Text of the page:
Friday the latest update was published on withdrawals of the Shanghai Gold Exchange (SGE) and Shanghai International Gold Exchange (SGEI). As I’ve written last week this number does not exactly equal Chinese gold demand anymore, but for the time being it’s a very accurate benchmark.
Total withdrawals in week 43 (October 20 – 24) accounted for 60 tonnes and year to date the counter has reached 1607 tonnes. How is this gold supplied? The SGE is supplied by imported gold, domestically mined gold and recycled (or scrap) gold. The amount withdrawn from the vaults equals total demand equals total supply equals import + mine + scrap, because once bars leave SGE vaults they are not allowed to return before being remelted and re-assayed again and counted as recycled.
Import = SGE withdrawals – mine – scrap
Let’s fill in the blanks. SGE withdrawals are weekly disclosed by the SGE and domestic mining will be 451 tonnes in total this year. How much is recycled gold? In the China Gold Yearbook 2014 (that covers the financial year 2013), it was disclosed recycled gold was 247 tonnes in 2013, and 232 tonnes in 2012.
Based on these numbers let’s estimate scrap will be 239 tonnes in 2014. Now we can calculate import.
As we can see in the table, China has net imported 46.7 tonnes in week 43 and 1036 tonnes year to date (until October 24). Note, these are estimates, but have proven to be very precise.
I’ve been reporting on these numbers for a while now and sometimes I don’t realize anymore how much gold we’re actually talking about. While 99 % of the financial industry has no idea how much gold is being soaked up by China – because they rely on numbers from the World Gold Council – we (me and regular readers) are almost habituated to these immense numbers. 46.7 tonnes of gold are 3,736 London Good Delivery bars, more than 46 thousand 1 Kg bars and about the same amount as the official reserves of Finland, imported in one week! Additionally, this excludes PBOC purchases, which is not being bought through the SGE, according to an SGE official. Though a CGA official confirmed the PBOC is buying continuously.
Taking a step back and rethink what’s currently going on in the Chinese gold market will be quite an intriguing chapter in history books. “China bought all that gold at those prices while the whole world was watching?”, readers will wonder, “and this wasn’t noticed by any journalists? While clearly the fiat international monetary system came to an end?”, as I imagine.
The pattern is as clear as can be; the lower the price of gold the more the Chinese buy. As of October 31 (week 44) the price of gold fell to $1,172 an ounce. Did the Chinese bought some more?
I expect they did. Notice that demand in December and January is always elevated in China, there will be strong demand in the coming months.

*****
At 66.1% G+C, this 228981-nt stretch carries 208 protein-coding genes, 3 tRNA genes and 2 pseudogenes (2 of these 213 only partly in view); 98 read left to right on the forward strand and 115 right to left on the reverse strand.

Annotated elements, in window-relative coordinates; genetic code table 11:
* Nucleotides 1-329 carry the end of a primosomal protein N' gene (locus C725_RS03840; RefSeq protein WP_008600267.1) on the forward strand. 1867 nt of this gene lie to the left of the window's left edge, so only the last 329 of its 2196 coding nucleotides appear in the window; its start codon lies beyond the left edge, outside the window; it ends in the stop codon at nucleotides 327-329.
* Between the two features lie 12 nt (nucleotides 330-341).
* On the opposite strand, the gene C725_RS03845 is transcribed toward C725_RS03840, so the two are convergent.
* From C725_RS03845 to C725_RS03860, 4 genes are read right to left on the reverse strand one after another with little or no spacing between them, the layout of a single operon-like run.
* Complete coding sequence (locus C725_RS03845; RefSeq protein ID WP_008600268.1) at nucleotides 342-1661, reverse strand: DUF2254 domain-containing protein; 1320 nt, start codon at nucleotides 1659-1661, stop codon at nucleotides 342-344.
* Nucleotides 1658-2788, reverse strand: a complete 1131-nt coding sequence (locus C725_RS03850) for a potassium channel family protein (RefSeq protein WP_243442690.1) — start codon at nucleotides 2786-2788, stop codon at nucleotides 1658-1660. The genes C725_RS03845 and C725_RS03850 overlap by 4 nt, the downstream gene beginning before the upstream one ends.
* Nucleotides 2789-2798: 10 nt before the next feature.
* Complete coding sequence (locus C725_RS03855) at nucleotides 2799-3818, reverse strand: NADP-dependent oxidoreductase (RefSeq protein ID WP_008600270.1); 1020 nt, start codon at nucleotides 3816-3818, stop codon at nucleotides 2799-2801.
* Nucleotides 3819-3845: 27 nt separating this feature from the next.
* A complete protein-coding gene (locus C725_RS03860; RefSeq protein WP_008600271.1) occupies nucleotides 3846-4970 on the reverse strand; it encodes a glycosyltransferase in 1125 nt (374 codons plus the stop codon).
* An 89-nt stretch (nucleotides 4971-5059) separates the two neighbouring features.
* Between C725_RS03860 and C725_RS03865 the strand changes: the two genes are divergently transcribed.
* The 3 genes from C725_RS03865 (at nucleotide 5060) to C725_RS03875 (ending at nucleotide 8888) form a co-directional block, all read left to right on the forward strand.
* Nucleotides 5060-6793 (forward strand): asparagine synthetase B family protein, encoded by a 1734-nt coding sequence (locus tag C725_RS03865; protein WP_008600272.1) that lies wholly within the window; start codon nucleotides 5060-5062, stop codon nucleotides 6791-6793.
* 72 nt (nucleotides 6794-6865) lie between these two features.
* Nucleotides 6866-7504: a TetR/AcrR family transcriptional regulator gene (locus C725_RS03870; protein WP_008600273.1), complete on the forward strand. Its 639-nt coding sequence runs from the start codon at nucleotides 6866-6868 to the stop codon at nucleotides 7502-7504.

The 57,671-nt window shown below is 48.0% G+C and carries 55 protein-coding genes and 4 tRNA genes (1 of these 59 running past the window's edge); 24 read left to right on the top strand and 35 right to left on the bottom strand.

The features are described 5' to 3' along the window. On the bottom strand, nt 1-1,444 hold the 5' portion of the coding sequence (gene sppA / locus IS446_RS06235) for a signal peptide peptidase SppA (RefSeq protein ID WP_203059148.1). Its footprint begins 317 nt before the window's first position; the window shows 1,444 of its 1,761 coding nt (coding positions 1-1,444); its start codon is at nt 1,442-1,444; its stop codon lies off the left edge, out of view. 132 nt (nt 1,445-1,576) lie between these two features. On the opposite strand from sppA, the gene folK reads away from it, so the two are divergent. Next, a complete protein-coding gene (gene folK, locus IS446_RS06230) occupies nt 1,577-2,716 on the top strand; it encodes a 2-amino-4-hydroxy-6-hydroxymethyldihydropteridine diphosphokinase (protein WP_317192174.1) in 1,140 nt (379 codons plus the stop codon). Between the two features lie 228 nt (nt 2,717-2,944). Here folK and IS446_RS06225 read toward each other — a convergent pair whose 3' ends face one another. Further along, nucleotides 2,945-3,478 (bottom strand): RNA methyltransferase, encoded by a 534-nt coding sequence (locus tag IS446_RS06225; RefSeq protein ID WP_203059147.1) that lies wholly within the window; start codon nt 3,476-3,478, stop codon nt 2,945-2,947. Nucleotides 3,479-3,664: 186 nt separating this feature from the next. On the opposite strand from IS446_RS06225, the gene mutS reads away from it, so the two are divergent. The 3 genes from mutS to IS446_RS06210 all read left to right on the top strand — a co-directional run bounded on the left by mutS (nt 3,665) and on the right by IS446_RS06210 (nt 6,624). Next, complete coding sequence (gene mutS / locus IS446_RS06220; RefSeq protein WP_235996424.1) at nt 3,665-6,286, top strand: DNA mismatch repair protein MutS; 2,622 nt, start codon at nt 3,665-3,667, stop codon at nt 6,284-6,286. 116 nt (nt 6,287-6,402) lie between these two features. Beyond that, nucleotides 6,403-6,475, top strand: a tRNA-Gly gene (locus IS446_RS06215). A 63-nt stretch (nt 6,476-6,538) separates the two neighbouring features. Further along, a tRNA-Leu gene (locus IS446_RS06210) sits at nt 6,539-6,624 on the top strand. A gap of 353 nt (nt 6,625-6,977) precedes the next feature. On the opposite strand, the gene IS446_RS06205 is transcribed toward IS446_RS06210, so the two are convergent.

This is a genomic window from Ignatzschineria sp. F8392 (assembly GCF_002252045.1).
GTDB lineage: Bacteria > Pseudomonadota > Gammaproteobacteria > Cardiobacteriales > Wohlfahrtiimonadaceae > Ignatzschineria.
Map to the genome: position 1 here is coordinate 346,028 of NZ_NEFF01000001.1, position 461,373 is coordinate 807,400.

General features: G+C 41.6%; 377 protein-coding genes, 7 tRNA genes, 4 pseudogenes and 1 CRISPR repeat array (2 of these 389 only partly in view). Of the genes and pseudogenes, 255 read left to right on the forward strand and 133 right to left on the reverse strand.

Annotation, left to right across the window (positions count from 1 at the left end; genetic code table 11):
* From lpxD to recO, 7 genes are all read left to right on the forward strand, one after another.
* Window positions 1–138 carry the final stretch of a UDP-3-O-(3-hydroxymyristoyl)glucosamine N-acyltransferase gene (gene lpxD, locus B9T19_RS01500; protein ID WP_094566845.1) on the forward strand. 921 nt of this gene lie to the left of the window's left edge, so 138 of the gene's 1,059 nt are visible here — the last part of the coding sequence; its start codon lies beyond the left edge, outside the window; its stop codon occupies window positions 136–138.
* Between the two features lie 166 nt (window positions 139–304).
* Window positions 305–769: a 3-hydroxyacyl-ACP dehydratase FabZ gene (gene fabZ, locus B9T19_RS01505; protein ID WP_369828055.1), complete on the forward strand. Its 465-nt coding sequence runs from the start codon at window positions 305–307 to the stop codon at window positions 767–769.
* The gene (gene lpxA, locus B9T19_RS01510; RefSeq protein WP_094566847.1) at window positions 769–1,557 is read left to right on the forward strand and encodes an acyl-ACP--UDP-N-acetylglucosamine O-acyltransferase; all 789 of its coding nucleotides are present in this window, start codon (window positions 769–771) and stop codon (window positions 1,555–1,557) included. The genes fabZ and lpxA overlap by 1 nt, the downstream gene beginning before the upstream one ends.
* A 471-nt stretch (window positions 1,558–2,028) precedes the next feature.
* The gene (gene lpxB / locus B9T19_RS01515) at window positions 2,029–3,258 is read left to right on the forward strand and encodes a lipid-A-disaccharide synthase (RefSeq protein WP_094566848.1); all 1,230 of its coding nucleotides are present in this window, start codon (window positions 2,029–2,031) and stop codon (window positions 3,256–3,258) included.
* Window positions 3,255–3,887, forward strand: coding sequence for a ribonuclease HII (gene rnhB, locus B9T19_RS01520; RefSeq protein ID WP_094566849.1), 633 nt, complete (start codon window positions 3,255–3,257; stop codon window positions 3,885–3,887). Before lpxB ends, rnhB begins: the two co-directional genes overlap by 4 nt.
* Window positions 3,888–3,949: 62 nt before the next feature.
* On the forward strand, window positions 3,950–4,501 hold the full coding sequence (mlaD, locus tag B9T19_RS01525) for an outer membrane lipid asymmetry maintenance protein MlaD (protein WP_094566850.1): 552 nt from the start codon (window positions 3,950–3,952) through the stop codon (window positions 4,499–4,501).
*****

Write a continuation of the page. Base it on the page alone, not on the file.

In 2013 and in H1 of 2014, the gold sold through the SGE could be clearly traced back to its source by official customs data. Most of the gold came from London (home of the London Bullion Market and GLD), which was shipped to Switzerland to be refined in 1 Kg bars and then sent on to China via Hong Kong. The numbers made perfect sense, in 2013 China net imported 1,500 tonnes from the West, they mined about 450 tonnes and recycled gold was 250 tonnes, hence SGE withdrawals accounted for 2,200 tonnes.
In recent months the trade numbers make less sense with regard to the amount of gold sold through the SGE, which leaves the question; who is selling these huge amounts of physical gold – under the radar – for bottom prices to China? I will spent a future post speculating on this question.
I noticed the gold premium on the SGEI jumped from the SGE on Thursday, meaning gold in the Shanghai Free Trade Zone (SGEI) is more expensive than in the mainland (SGE).
Foreigners trading on the SGE can not export the gold from the mainland, this is prohibited by the PBOC. Chinese banks (the ones blessed with a PBOC import license) that trade on the SGEI can import gold into the mainland. Effectively the arbitrage opportunity can only be closed one way; if SGEI gold in the FTZ is cheaper than SGE gold in the mainland, the Chinese banks can buy and import gold from the FTZ until the difference is nullified. Of course when SGEI gold is more expensive than SGE gold, the Chinese banks in the mainland have no interest to import SGEI gold.
The fact that trading volume on the SGEI dropped 1.7 tonnes from 4 tonnes in week 43 to 2.3 tonnes in week 44 hints at much of the volume traded on the SGEI is done by domestic banks. Hence SGEI volume drops if it’s price rises relative to SGE prices.
Click here to read a comprehensive analysis of the workings of the SGEI.
The discount of silver in China compared to London is still hovering below 4 % (measured until October 31).
The decline in the discount of silver can be explained by high demand in the mainland, but it can also been caused by high demand from abroad. As we learned last week (click for a detailed analysis) Chinese traders found a way to export silver circumventing a 17 % VAT on silver bullion export – I don’t know the amount of silver involved in the scheme.
Some of the silver that was depleted from the SHFE inventories can have been used for this export scheme. Even more silver can have been exported as the SHFE inventories are not the only stocks in the mainland.
Silver on the Shanghai Futures Exchange (SHFE) is trading in backwardation, since August 6. This also could have been caused by the export scheme. I will try to figure out how much silver was exported through the scheme, as this will provide us more information on the implications it has caused in the Chinese silver market.
One thing is for sure, the declining silver discount in the mainland and concurrent backwardation were caused by high demand, wether from abroad or the mainland.